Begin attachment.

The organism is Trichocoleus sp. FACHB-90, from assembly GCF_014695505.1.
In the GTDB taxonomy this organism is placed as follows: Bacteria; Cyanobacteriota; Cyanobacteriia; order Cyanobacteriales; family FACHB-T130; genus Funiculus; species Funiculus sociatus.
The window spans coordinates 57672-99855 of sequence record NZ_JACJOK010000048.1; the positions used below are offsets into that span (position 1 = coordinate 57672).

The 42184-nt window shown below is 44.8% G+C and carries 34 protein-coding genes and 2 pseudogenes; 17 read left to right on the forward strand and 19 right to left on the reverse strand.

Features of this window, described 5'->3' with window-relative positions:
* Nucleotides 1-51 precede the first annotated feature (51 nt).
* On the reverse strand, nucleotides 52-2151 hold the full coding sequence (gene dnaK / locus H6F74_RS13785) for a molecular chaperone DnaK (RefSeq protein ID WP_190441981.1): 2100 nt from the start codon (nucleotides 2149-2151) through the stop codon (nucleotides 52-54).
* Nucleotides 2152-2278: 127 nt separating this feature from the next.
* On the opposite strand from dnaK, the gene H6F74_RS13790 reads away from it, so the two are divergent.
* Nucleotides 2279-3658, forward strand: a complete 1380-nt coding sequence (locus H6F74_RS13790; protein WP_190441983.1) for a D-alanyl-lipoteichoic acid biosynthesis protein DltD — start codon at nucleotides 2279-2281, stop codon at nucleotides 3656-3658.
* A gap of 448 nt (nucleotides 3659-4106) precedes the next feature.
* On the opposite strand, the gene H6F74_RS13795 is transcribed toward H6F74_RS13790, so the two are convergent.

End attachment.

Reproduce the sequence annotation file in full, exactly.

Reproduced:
The organism is Trichocoleus sp. FACHB-90, from assembly GCF_014695505.1.
In the GTDB taxonomy this organism is placed as follows: Bacteria; Cyanobacteriota; Cyanobacteriia; order Cyanobacteriales; family FACHB-T130; genus Funiculus; species Funiculus sociatus.
The window spans coordinates 57672-99855 of sequence record NZ_JACJOK010000048.1; the positions used below are offsets into that span (position 1 = coordinate 57672).

The 42184-nt window shown below is 44.8% G+C and carries 34 protein-coding genes and 2 pseudogenes; 17 read left to right on the forward strand and 19 right to left on the reverse strand.

Features of this window, described 5'->3' with window-relative positions:
* Nucleotides 1-51 precede the first annotated feature (51 nt).
* On the reverse strand, nucleotides 52-2151 hold the full coding sequence (gene dnaK / locus H6F74_RS13785) for a molecular chaperone DnaK (RefSeq protein ID WP_190441981.1): 2100 nt from the start codon (nucleotides 2149-2151) through the stop codon (nucleotides 52-54).
* Nucleotides 2152-2278: 127 nt separating this feature from the next.
* On the opposite strand from dnaK, the gene H6F74_RS13790 reads away from it, so the two are divergent.
* Nucleotides 2279-3658, forward strand: a complete 1380-nt coding sequence (locus H6F74_RS13790; protein WP_190441983.1) for a D-alanyl-lipoteichoic acid biosynthesis protein DltD — start codon at nucleotides 2279-2281, stop codon at nucleotides 3656-3658.
* A gap of 448 nt (nucleotides 3659-4106) precedes the next feature.
* On the opposite strand, the gene H6F74_RS13795 is transcribed toward H6F74_RS13790, so the two are convergent.